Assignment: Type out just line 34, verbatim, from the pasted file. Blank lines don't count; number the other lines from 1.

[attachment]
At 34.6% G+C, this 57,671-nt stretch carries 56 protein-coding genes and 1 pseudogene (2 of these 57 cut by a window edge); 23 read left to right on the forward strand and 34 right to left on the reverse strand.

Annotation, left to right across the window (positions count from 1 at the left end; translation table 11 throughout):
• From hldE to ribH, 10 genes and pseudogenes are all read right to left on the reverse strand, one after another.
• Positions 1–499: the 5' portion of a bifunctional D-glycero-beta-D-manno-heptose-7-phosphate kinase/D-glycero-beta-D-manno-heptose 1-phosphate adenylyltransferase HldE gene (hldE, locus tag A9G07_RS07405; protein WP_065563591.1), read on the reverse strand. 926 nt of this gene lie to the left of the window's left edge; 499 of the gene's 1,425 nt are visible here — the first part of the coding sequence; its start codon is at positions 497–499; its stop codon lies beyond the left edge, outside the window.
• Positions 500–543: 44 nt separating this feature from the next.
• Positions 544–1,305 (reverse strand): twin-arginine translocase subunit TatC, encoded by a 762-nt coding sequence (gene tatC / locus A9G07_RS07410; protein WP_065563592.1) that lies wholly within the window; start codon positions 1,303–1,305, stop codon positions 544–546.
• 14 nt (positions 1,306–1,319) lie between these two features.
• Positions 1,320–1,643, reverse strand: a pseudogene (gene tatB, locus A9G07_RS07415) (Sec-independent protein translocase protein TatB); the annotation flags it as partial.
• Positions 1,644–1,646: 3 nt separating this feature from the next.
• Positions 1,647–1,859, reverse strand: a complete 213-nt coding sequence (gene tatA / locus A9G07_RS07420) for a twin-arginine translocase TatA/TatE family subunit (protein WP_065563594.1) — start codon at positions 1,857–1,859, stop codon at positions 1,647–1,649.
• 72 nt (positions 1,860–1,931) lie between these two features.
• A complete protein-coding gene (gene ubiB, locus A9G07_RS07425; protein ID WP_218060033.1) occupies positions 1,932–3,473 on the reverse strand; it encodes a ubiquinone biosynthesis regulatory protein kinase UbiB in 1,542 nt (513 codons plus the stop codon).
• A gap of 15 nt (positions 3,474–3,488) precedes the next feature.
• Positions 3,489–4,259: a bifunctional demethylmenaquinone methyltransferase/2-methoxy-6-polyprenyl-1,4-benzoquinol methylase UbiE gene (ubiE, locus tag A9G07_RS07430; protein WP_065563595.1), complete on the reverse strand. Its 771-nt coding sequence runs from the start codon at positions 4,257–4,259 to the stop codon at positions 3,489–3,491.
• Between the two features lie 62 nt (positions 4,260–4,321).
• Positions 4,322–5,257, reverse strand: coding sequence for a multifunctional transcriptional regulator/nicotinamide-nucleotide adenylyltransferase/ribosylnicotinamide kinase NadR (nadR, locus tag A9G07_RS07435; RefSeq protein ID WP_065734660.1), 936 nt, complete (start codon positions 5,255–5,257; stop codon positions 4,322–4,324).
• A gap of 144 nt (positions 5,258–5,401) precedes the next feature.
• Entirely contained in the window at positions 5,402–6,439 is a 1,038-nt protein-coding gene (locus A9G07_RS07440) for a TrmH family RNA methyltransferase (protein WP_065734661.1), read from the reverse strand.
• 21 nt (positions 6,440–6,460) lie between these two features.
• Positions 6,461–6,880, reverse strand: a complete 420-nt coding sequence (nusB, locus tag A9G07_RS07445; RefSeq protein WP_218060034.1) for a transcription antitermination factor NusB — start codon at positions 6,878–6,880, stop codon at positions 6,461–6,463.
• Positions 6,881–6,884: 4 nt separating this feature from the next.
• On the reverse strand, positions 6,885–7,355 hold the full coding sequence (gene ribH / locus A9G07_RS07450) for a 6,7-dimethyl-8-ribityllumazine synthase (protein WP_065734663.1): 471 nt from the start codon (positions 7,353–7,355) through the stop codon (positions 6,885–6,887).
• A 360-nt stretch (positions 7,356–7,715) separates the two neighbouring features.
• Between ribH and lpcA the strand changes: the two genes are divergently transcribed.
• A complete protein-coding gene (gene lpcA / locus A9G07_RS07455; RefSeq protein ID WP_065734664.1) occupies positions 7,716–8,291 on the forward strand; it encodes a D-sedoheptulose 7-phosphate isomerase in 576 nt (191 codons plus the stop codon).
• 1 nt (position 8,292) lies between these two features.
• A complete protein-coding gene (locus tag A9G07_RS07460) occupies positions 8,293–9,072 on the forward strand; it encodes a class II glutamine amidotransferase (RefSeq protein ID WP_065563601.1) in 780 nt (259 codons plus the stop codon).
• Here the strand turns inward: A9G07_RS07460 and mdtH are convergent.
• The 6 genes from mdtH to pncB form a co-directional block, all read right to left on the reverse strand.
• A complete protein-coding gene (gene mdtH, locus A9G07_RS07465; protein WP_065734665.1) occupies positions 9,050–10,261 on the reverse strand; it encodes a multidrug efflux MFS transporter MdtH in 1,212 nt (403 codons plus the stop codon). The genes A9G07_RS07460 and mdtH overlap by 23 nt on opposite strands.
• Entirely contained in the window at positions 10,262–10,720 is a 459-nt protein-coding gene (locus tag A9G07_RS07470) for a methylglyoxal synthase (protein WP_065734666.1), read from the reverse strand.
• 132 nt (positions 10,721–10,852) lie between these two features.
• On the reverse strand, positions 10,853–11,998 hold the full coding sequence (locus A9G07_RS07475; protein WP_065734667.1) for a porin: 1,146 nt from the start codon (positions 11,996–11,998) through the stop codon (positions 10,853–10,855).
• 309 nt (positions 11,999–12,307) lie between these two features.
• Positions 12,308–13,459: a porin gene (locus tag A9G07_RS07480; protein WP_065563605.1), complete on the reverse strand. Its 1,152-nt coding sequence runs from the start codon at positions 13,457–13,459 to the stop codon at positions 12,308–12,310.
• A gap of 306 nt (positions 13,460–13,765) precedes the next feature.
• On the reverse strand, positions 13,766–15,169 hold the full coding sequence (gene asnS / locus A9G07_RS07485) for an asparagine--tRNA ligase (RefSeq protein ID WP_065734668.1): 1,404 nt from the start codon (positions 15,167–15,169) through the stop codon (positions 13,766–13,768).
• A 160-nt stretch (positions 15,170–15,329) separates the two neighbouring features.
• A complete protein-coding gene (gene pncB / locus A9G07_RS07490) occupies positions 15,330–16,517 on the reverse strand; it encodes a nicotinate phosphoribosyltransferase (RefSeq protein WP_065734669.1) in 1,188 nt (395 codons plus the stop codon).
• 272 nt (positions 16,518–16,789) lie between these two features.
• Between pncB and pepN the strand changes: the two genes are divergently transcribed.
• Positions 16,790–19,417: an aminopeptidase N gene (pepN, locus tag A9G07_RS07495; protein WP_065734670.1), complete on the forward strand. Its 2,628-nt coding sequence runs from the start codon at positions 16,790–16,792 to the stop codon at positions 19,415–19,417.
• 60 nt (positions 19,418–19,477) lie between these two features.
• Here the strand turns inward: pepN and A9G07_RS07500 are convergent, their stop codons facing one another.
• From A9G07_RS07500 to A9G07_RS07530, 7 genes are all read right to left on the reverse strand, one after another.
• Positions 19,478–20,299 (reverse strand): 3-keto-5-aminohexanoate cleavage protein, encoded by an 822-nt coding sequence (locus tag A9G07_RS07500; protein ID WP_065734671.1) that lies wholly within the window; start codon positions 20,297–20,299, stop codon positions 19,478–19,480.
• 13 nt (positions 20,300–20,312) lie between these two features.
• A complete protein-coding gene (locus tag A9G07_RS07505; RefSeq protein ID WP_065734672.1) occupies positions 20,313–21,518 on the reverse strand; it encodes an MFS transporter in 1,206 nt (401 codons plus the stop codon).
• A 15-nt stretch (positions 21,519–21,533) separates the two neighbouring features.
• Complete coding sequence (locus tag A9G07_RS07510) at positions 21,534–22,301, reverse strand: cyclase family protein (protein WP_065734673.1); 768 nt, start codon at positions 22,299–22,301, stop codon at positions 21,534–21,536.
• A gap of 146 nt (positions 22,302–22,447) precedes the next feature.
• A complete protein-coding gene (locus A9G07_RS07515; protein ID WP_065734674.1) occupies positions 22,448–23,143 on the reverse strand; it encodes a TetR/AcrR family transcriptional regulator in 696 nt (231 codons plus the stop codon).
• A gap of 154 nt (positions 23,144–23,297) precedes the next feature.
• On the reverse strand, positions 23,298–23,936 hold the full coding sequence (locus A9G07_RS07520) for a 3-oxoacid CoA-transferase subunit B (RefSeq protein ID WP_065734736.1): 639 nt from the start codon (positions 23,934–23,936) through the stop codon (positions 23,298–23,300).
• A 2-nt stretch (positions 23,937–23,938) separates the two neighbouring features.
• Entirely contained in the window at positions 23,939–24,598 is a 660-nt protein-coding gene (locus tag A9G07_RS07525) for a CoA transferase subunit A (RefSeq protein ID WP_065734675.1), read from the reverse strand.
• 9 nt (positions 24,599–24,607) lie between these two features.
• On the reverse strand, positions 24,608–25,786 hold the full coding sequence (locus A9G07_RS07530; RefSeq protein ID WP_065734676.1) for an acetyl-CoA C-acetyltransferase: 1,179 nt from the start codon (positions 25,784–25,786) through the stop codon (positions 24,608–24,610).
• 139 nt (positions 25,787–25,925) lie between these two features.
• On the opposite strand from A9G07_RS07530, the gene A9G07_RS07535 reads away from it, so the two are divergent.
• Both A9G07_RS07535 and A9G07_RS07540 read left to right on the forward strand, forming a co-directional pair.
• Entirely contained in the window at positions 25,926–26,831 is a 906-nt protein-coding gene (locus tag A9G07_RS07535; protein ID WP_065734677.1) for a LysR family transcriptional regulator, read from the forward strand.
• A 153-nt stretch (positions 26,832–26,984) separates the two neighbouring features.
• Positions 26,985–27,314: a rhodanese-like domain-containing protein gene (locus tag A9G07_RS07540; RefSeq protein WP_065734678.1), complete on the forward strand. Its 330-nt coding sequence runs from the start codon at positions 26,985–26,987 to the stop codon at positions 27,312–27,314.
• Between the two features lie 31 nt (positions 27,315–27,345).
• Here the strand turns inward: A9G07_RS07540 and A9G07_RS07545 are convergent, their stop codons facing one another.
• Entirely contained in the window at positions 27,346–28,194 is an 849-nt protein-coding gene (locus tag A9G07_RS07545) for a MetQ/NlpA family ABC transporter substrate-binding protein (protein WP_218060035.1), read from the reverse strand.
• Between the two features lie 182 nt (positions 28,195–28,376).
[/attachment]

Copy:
• 309 nt (positions 11,999–12,307) lie between these two features.